Attendance at all lessons                   Work to be set if teacher absent.

Meeting all deadlines                       Homework returned
                                            to you within two weeks.
Participate fully in lesson
activities.                                 To provide varied and engaging
                                            lessons.

No holidays during term time                Support and advice

Punctuality at lessons                      Prompt starts to lessons

Respecting others' individuality            Quality materials and course
                                            information.

To try your hardest, always!                Regularly monitor your progress


To complete regular
Independent study outside of
your lessons and in addition to
homework.

                Should you fail to live up to our high expectations you could
                expect the following sanctions:

                   Sociology 'Cause for Concern' Monitoring.
                   Referral to the Sixth Form Team / Sociology study clinic.
                   Sociology department „student contract‟.
                                        9
   Contact with home.
How do I best organise myself?
As simple as it sounds you are more likely to be able to achieve a
better grade from your work if you can be organised in your time
and your materials used.

Time:

Do not leave your work until the last minute –
you will be given plenty of time for each major piece
of work as it is expected that you will spend quality
time on it, do not leave it until the night before!

Revise throughout the course – be prepared for your mock
exams, as when you come to the real exams you are not revising
things for the first time.

Do not book holidays or ‘long weekends’ away during the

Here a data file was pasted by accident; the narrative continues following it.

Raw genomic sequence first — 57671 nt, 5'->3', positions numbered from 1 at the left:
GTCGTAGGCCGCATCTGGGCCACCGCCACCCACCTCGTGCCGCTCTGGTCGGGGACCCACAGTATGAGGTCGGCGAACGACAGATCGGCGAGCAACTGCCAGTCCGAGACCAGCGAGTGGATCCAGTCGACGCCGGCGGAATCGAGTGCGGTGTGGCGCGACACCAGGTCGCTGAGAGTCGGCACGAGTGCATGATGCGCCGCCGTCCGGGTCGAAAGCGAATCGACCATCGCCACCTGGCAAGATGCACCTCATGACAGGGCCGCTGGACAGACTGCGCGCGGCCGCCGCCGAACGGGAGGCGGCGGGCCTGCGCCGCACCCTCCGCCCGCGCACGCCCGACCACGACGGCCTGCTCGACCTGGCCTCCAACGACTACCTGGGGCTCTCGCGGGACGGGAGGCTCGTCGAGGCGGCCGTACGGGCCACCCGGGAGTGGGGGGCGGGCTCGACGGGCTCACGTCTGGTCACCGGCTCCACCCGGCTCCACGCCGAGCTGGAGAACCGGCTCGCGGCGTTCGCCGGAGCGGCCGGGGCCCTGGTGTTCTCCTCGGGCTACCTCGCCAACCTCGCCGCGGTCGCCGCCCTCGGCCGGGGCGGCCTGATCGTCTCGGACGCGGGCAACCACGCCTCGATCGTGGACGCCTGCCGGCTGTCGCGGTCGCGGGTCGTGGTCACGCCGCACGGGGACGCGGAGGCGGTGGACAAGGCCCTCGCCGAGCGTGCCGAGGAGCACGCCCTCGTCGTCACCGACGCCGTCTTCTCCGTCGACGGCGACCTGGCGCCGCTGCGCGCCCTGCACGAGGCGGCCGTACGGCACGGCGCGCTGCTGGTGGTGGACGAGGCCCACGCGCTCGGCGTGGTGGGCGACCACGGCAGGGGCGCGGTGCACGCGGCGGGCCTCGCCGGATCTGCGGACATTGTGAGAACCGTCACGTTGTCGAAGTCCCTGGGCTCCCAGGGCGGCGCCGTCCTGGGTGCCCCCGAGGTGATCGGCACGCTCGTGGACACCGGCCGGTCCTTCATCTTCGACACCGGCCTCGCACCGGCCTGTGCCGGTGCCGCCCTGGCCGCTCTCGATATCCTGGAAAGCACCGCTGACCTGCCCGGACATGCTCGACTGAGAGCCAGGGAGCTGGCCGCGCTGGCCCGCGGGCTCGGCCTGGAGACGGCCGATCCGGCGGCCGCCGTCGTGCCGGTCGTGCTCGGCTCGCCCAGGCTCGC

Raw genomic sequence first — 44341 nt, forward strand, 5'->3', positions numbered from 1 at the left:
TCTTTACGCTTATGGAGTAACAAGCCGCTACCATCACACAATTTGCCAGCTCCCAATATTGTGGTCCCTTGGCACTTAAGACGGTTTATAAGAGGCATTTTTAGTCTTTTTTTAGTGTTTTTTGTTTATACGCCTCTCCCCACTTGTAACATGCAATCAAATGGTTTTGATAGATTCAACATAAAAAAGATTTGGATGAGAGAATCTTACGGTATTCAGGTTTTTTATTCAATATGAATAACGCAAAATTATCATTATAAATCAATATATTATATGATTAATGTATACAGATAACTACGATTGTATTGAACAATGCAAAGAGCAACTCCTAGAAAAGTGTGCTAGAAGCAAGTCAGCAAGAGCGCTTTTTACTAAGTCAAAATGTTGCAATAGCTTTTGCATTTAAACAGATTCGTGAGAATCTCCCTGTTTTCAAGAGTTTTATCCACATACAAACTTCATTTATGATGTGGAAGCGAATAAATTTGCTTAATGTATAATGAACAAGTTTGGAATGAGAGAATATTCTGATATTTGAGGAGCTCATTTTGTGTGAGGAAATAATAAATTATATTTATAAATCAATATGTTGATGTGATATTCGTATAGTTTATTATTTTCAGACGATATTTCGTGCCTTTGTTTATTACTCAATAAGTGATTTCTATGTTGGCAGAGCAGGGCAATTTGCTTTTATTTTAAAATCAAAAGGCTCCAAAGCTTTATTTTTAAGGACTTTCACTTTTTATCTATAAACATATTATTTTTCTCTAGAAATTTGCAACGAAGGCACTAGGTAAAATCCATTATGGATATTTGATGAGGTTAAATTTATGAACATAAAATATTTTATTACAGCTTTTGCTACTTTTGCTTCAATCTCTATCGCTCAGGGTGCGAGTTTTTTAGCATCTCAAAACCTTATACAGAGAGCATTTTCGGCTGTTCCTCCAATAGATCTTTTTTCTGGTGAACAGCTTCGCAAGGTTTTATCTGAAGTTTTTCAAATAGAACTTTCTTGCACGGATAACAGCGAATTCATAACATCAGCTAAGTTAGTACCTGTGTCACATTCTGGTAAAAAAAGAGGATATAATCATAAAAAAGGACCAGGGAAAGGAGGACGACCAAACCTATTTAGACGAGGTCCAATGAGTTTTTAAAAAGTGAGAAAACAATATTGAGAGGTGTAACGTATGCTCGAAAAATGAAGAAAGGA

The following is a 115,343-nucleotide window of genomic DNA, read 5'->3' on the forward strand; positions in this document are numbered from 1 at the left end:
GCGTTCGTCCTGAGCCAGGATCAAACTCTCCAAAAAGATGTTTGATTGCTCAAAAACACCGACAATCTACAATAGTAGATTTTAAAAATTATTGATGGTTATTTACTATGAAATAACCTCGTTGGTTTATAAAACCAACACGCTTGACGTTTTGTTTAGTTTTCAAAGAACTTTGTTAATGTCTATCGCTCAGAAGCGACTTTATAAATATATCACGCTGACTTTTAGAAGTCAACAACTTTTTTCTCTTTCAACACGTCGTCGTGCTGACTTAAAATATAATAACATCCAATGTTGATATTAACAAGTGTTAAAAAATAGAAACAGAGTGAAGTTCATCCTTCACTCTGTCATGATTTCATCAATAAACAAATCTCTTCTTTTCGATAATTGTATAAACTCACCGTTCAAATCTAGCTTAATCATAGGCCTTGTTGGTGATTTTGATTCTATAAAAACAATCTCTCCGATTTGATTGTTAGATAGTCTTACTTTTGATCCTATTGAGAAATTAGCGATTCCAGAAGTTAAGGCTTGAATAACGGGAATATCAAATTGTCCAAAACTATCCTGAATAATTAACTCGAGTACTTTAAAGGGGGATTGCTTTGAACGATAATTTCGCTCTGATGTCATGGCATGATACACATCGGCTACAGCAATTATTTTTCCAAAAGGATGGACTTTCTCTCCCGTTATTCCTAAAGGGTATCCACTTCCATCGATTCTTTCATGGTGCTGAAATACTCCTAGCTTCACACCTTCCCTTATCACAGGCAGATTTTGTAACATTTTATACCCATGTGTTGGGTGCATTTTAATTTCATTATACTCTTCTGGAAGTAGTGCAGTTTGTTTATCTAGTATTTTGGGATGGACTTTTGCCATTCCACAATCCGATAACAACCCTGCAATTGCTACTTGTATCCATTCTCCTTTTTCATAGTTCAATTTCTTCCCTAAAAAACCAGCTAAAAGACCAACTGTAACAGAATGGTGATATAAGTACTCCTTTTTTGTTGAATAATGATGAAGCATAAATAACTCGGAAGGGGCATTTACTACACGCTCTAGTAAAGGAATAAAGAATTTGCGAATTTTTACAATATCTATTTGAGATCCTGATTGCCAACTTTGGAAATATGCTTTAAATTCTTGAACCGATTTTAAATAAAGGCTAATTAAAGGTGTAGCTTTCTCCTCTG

course, the work you miss will not be covered again later in the
course. You must catch up all work missed if absent.

Organise social events for weekends, ideally Friday or Saturday
night!

Your own material:

You should organise all your Sociology notes and handouts
in the following way.

Have a sociology folder (this will be provided for you in
Sept)

1. Keep your notes in the order done in class

2. Date or number your pages

3. Hole punch lesson handouts and file in the correct place

4. Use subject dividers for topics within a module

5. Have a section for exam work : your practice answers
                                  exemplar answers
                                  student friendly markscheme
                                  10
                                        essay technique material
Where do I get help?

The majority of students studying AS and A Level Sociology are
new to it and really enjoy the new ideas the subjects gives them.


Because Sociology is new to you it can take a bit of time to get
used to the subject so don't panic if you find it difficult at times,
especially in the first term!


There are many ways to get help in sociology ranging from asking
your teacher to visiting the shops or surfing the net.

Your teacher      during the lesson or
                  arrange an appointment outside of the lesson

The library       within H72 there are many helpful textbooks and
                  articles

                  the school library contains a sociology section
                  as well as many relevant books in other sections

The internet      see the list below for good sites and also check
                  department‟s VLE site.

Revision Books available to buy from most bookshops, eg,
               Waterstones / W.H.Smith in Huddersfield, White
               Rose Centre etc.




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Suggested Reading List

Knowledge:

Any AS and A' Level sociology textbook will help if you look
under the correct chapter. Don't forget there may be special
chapters for gender and ethnicity. As a general rule look under:

   Families and Households
   Education
   Sociological Methods
   Sociological Theory
   Religion
   Crime and Deviance

Sociology an Introduction - Stephen Moore
Sociology for AS-Level - Moore, Chapman, Aiken
Sociology for A2 Level - Moore, Aiken, Chapman
Sociology In Focus - Paul Taylor et al
Sociology Themes & Perspectives – M Haralambos (very useful!)